associated with bovine respiratory disease in Australian live export
           cattle
    • Authors: Moore, S. J; O'Dea, M. A, Perkins, N, O'Hara, A. J.
      Pages: 6 - 17
      Abstract: The prevalence of organisms known to be associated with bovine respiratory disease (BRD) was investigated in cattle prior to export. A quantitative reverse transcription polymerase chain reaction assay was used to detect nucleic acids from the following viruses and bacteria in nasal swab samples: Bovine coronavirus (BoCV; Betacoronavirus 1), Bovine herpesvirus 1 (BoHV-1), Bovine viral diarrhea virus 1 (BVDV-1), Bovine respiratory syncytial virus (BRSV), Bovine parainfluenza virus 3 (BPIV-3), Histophilus somni, Mycoplasma bovis, Mannheimia haemolytica, and Pasteurella multocida. Between 2010 and 2012, nasal swabs were collected from 1,484 apparently healthy cattle destined for export to the Middle East and Russian Federation. In addition, whole blood samples from 334 animals were tested for antibodies to BoHV-1, BRSV, BVDV-1, and BPIV-3 using enzyme-linked immunosorbent assay. The nasal prevalence of BoCV at the individual animal level was 40.1%. The nasal and seroprevalence of BoHV-1, BRSV, BVDV-1, and BPIV-3 was 1.0% and 39%, 1.2% and 46%, 3.0% and 56%, and 1.4% and 87%, respectively. The nasal prevalence of H. somni, M. bovis, M. haemolytica, and P. multocida was 42%, 4.8%, 13.4%, and 26%, respectively. Significant differences in nasal and seroprevalence were detected between groups of animals from different geographical locations. The results of the current study provide baseline data on the prevalence of organisms associated with BRD in Australian live export cattle in the preassembly period. This data could be used to develop strategies for BRD prevention and control prior to loading.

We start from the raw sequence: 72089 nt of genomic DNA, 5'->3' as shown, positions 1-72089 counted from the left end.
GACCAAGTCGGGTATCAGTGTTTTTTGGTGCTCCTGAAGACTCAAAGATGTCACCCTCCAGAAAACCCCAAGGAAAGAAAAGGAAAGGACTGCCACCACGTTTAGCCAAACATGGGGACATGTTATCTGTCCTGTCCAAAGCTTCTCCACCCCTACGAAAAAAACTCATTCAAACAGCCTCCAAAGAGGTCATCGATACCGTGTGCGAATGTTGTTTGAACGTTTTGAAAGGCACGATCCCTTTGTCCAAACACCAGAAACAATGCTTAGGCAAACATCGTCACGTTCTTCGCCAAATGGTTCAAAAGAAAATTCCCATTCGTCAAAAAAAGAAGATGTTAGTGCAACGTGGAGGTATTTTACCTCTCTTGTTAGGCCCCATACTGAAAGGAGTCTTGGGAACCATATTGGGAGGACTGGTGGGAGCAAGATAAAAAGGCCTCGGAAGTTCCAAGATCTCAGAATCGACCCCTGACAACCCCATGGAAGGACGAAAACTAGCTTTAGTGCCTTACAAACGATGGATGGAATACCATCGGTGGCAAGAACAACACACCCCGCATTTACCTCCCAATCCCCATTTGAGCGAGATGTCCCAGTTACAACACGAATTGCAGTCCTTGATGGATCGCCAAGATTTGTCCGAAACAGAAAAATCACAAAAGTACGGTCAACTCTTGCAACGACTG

PubDate: 2014-12-18T10:32:07-08:00
      DOI: 10.1177/1040638714559741|hwp:resource-id:spvdi;27/1/6
      Issue No: Vol. 27, No. 1 (2014)
       
  • An outbreak of thyroid hyperplasia (goiter) with high mortality in